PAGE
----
+ - *Model Failure*: the "patch and pray" model of changes to the HTML 5 AppCache spec is excusable at first, second, and third. But given the _enormously_ long cycle times suffered by web developers attempting to adopt each new (fully-declarative, non-polyfillable) iteration, coupled with the intrinsic insecurity of not having direct programmatic control over caches and navigation dispositions, it becomes ever more difficult to write off the long trail of failure that follows AppCache everywhere it goes as "teething problems". Indeed, the latest `INTERCEPT` and (confus[ed|ing]) API additions speak to a spec in crisis. It knows it needs to hand power back to programmers, but has not created avenues to do this. Each new escape hatch lacks rigor and coherence, explaining little, if anything, about the levels above it while providing only momentary respite for the programmers who learn enough of AppCache to understand that they must pile _most_ of their applications into these misshapen outlets. It is time for a new approach that fundamentally empowers developers and treats performance as an (anticipated) implementation concern.
+Let's not beat around the bush: AppCache and its successors attempt a scenario-solving style of spec development in a problem domain its authors fundamentally did not understand. And it shows.
+Our efforts to enable pervasive offline have been long on self-assurance about what to do and light on evidence. Instead of admitting that we don't know the entire problem space, the needs of all classes of developers, and the architectural styles that they will employ based on their constraints, we have instead blundered forward based on assumptions -- assumptions about app architecture, about the commonality of the situation described by our loudest customers, and about the completeness and usability of our last best effort.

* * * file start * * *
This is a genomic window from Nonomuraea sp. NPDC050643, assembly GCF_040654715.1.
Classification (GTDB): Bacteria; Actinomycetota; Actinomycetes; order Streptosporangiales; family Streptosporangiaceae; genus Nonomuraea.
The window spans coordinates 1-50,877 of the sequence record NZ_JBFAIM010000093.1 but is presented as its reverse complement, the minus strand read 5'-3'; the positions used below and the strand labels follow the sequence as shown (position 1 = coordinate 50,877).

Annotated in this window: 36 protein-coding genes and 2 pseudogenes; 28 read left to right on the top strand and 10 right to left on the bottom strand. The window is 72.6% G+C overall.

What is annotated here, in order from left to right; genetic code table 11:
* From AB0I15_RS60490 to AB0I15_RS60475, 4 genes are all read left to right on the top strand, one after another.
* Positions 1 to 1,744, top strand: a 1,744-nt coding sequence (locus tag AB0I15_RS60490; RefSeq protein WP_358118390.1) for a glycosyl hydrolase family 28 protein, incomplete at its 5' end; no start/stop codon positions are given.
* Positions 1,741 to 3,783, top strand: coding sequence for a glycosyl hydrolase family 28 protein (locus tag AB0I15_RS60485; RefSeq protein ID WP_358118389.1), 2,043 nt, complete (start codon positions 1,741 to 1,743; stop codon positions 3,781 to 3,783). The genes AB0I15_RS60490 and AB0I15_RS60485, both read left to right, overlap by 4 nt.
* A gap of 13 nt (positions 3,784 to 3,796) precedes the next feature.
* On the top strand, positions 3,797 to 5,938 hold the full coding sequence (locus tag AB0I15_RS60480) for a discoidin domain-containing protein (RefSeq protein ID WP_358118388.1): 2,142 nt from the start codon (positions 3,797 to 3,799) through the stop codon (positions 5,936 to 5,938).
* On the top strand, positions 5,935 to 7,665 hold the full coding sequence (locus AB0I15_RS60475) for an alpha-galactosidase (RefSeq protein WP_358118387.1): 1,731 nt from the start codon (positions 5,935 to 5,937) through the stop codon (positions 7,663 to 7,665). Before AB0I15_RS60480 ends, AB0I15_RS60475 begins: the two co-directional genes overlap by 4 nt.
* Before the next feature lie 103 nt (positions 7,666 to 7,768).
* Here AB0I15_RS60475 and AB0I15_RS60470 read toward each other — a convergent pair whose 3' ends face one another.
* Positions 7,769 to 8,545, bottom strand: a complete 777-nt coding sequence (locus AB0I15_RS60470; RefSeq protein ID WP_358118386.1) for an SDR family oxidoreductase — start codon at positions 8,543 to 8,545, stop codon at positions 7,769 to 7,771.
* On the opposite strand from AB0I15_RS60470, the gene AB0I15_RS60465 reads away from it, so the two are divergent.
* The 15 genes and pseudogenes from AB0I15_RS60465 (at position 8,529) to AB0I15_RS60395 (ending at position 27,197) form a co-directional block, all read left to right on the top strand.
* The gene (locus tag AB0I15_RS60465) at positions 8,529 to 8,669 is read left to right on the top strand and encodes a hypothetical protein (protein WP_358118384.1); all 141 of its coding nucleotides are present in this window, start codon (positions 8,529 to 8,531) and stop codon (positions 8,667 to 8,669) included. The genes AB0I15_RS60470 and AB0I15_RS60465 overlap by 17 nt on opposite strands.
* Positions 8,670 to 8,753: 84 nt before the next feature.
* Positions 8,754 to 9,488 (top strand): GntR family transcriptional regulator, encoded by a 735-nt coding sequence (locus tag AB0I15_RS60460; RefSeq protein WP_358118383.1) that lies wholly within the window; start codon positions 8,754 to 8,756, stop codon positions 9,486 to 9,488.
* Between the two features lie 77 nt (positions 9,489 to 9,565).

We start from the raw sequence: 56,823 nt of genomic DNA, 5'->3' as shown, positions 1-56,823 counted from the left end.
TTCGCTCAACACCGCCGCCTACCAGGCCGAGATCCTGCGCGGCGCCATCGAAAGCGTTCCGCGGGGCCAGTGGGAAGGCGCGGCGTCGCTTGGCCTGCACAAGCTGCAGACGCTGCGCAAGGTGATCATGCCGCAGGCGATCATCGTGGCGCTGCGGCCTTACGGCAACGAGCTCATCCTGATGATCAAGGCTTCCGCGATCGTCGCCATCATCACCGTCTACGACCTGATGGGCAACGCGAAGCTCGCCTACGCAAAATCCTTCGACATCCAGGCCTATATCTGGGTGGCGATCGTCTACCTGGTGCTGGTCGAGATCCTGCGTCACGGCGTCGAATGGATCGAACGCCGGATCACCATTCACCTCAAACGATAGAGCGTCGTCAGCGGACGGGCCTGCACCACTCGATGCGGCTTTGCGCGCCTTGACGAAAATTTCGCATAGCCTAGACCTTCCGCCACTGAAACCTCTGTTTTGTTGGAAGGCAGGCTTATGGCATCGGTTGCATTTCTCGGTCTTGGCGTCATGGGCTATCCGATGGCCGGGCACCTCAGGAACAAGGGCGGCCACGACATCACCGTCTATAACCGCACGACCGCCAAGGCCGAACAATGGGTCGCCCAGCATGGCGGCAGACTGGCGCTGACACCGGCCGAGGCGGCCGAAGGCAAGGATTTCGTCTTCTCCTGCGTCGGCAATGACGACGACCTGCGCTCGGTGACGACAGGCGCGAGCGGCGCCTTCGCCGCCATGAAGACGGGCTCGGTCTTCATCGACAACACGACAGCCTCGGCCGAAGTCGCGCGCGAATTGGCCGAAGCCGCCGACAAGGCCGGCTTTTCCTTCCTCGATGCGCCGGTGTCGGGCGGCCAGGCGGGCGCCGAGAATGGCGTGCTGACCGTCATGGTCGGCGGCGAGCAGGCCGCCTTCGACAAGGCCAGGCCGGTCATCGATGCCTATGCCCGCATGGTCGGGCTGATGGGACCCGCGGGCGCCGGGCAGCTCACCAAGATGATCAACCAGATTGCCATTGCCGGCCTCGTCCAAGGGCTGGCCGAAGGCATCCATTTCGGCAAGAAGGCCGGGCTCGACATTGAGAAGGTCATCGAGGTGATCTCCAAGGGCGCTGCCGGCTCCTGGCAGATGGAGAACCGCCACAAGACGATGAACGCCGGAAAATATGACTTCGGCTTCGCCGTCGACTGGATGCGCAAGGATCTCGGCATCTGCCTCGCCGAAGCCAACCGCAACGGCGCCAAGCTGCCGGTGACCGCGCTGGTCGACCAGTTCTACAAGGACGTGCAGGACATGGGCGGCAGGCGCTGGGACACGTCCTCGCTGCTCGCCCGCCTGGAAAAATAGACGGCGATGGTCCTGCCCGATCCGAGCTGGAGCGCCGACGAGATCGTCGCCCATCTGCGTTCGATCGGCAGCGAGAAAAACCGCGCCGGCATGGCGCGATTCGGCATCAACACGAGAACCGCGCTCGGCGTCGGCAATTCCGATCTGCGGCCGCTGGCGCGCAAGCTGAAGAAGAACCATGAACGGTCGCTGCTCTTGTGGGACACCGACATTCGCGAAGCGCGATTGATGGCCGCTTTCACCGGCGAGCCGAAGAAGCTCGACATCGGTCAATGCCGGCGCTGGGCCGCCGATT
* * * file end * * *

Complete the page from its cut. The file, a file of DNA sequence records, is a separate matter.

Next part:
+Navigation Controllers represent a departure from hubris: by creating primitives that developers can explore (and yes, make mistakes with!) we create a space in which iteration can happen faster than the interoperable center of deployed browser features can expand. In sharp contrast to AppCache, Navigation Controllers require that we only expand the interoperable center once, powerfully, and then observe the winning patterns in order to discern what to standardize next.
+A key question for all web specs must always be "what is the role of a declarative form in this design?" The Parkour project has sought to reckon with this question regarding extensions to HTML elements in depth, at length, based on extensive library development and use as well as tremendous amounts of research and consultation with those most invested in delivering tools to web developers. As a result the project has created primitives that developers covet enormously: they explain existing behaviors and expand our collective horizons by decoupling the primitives from the declarative. These extensions, declarative and otherwise, have relied on strong evidence from a decade of library development, enabled in large part by giving web developers "too much" power to make tremendous messes. It is, however, these "messes" of unsemantic markup and impossibly-deep DOMs out of which our repairs have been informed. We can make efficient what we observe that developers (needlessly) do too much of. What we can't do, however, is anticipate everything everyone might do.